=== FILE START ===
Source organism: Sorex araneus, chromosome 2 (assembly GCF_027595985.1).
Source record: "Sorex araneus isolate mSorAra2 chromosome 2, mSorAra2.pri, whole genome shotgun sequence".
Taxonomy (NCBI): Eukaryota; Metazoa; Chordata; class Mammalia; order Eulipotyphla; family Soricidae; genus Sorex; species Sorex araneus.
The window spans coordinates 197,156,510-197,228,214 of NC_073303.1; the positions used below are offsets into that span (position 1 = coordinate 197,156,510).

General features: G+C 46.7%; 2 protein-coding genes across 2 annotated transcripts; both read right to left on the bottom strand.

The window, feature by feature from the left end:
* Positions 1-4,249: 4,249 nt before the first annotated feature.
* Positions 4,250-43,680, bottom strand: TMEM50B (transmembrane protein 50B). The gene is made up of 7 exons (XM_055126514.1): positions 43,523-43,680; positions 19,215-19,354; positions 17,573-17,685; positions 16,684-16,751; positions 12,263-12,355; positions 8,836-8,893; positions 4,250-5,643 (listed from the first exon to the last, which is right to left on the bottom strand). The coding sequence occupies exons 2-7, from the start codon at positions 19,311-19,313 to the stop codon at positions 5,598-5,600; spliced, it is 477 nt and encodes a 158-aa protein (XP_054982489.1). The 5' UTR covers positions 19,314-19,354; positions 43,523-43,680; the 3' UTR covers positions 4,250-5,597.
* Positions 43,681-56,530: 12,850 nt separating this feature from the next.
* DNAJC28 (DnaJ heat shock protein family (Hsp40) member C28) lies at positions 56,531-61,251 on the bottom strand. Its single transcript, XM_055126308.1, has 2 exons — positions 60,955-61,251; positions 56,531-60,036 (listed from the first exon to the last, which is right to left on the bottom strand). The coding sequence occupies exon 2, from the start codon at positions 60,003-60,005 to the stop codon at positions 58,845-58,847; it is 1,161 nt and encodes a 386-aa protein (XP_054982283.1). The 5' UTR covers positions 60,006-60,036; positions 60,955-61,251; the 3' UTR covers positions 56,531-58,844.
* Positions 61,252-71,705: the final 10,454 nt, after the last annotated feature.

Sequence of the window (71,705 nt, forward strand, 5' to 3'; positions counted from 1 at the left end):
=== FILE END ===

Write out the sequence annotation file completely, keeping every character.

Source organism: Sorex araneus, chromosome 2 (assembly GCF_027595985.1).
Source record: "Sorex araneus isolate mSorAra2 chromosome 2, mSorAra2.pri, whole genome shotgun sequence".
Taxonomy (NCBI): Eukaryota; Metazoa; Chordata; class Mammalia; order Eulipotyphla; family Soricidae; genus Sorex; species Sorex araneus.
The window spans coordinates 197,156,510-197,228,214 of NC_073303.1; the positions used below are offsets into that span (position 1 = coordinate 197,156,510).

General features: G+C 46.7%; 2 protein-coding genes across 2 annotated transcripts; both read right to left on the bottom strand.

The window, feature by feature from the left end:
* Positions 1-4,249: 4,249 nt before the first annotated feature.
* Positions 4,250-43,680, bottom strand: TMEM50B (transmembrane protein 50B). The gene is made up of 7 exons (XM_055126514.1): positions 43,523-43,680; positions 19,215-19,354; positions 17,573-17,685; positions 16,684-16,751; positions 12,263-12,355; positions 8,836-8,893; positions 4,250-5,643 (listed from the first exon to the last, which is right to left on the bottom strand). The coding sequence occupies exons 2-7, from the start codon at positions 19,311-19,313 to the stop codon at positions 5,598-5,600; spliced, it is 477 nt and encodes a 158-aa protein (XP_054982489.1). The 5' UTR covers positions 19,314-19,354; positions 43,523-43,680; the 3' UTR covers positions 4,250-5,597.
* Positions 43,681-56,530: 12,850 nt separating this feature from the next.
* DNAJC28 (DnaJ heat shock protein family (Hsp40) member C28) lies at positions 56,531-61,251 on the bottom strand. Its single transcript, XM_055126308.1, has 2 exons — positions 60,955-61,251; positions 56,531-60,036 (listed from the first exon to the last, which is right to left on the bottom strand). The coding sequence occupies exon 2, from the start codon at positions 60,003-60,005 to the stop codon at positions 58,845-58,847; it is 1,161 nt and encodes a 386-aa protein (XP_054982283.1). The 5' UTR covers positions 60,006-60,036; positions 60,955-61,251; the 3' UTR covers positions 56,531-58,844.
* Positions 61,252-71,705: the final 10,454 nt, after the last annotated feature.

Sequence of the window (71,705 nt, forward strand, 5' to 3'; positions counted from 1 at the left end):